It’s been three years since Argentina’s first LTE network launched, and our latest report on the country’s mobile networks indicate a market making good progress. Our tests highlight overall improvements in the consumer mobile data experience due to widespread 4G signal availability, but 4G download speeds were still slow. In this report, OpenSignal drew on 682 million measurements to compare the 3G and 4G services offered by Argentina's three nationwide mobile providers.
Personal won four of our six metrics outright: 4G availability, 4G download speed, 4G latency and overall speed, giving it the edge in LTE over its two rivals. This applied to both its nationwide results and in our regional analysis of Buenos Aires.
Our test results showed that all three operators have made significant improvements in LTE reach in the last six months. Personal saw the biggest boost, increasing its availability score by 10 percentage points. This allowed Personal to overtake Movistar to win this metric.
Although our tests showed both Claro and Movistar have increased their 4G speeds slightly over the last six months, all three operators’ 4G download speeds remained poor, falling below the global LTE download average of 16.6 Mbps.. Personal held onto its lead in 4G speed, but its average download actually fell by more than 1Mbps in our latest tests.
Though Argentina was late to 4G, it has made up a lot of lost ground in its 4G rollout. Argentine consumers were able to find a 4G signal more than 70% of the time, giving the country better LTE availability then many of its South American neighbors, including Chile, Colombia and Brazil.
|Download Speed: 4G||Download Speed: 3G||Download Speed: Overall||Latency: 4G||Latency: 3G||Availability: 4G|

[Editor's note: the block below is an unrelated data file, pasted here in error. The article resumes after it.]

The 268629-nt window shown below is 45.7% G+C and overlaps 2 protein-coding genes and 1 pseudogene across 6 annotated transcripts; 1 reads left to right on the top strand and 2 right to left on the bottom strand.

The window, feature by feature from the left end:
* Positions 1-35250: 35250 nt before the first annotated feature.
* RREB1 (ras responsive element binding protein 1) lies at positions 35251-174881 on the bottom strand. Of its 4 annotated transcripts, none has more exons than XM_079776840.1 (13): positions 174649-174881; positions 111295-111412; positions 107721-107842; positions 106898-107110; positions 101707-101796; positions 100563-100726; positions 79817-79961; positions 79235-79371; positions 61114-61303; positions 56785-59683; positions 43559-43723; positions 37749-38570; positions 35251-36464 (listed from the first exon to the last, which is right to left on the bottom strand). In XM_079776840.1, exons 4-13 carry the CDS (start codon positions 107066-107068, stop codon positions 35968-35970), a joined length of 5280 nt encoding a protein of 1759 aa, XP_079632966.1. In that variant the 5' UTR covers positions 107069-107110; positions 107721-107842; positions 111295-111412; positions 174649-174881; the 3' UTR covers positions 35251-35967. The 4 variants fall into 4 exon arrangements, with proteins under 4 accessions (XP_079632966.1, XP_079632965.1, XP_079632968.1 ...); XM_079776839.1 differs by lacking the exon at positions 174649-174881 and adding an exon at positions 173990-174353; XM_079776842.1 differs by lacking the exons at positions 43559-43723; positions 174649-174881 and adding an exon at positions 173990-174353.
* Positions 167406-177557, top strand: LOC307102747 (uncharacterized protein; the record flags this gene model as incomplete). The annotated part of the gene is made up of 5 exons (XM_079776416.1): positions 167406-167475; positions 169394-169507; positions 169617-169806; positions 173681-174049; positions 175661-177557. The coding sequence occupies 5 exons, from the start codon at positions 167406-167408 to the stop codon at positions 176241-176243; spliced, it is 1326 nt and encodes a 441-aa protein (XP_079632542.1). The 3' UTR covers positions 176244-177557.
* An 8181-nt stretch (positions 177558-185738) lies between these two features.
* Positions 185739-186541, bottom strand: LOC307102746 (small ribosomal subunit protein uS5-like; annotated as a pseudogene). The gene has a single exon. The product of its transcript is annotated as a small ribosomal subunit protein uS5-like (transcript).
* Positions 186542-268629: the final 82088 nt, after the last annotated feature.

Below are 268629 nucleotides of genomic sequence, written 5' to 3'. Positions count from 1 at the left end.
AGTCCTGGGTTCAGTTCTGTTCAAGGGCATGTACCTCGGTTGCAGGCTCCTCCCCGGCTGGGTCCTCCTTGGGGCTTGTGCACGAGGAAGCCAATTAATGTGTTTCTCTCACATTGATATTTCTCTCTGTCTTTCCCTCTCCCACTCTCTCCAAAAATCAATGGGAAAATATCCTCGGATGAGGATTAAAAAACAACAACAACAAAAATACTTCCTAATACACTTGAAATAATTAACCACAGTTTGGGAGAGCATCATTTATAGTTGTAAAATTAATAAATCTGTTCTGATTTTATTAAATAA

This metric shows the average download speed for each operator on LTE connections as measured by Opensignal users.
This metric shows the average download speed for each operator on 3G connections as measured by Opensignal users.
This metric shows the average download speed experienced by Opensignal users across all of an operator's 3G and 4G networks. Overall speed doesn't just factor in 3G and LTE speeds, but also the availability of each network technology. Operators with lower LTE availability tend to have lower overall speeds because their customers spend more time connected to slower 3G networks.
This metric shows the average latency for each operator on LTE connections as measured by Opensignal users. Latency, measured in milliseconds, is the delay data experiences as it makes a round trip through the network. A lower score in this metric is a sign of a more responsive network.
This metric shows the average latency for each operator on 3G connections as measured by Opensignal users. Latency, measured in milliseconds, is the delay data experiences as it makes a round trip through the network. A lower score in this metric is a sign of a more responsive network.
This metric shows the proportion of time Opensignal users have an LTE connection available to them on each operator’s network. It's a measure of how often users can access a 4G network rather than a measure of geographic or population coverage.
This chart shows the regional winners in each category Opensignal measures. Click on the icons to see a more detailed graph showing each operator’s metrics in a particular region.
|Region||Download Speed: 4G||Download Speed: 3G||Download Speed: Overall||Latency: 4G||Latency: 3G||Availability: 4G|
OpenSignal collected 682 million measurements from more than 39,000 devices across Argentina between August and October of 2017. We used that data to compare the 3G and 4G connections of the South American nation's three nationwide operators: América Móvil's Claro, Telefónica's Movistar and Telecom Argentina's Personal. In addition to reporting national results, we also explored 4G performance in Argentina's capital and largest city, Buenos Aires.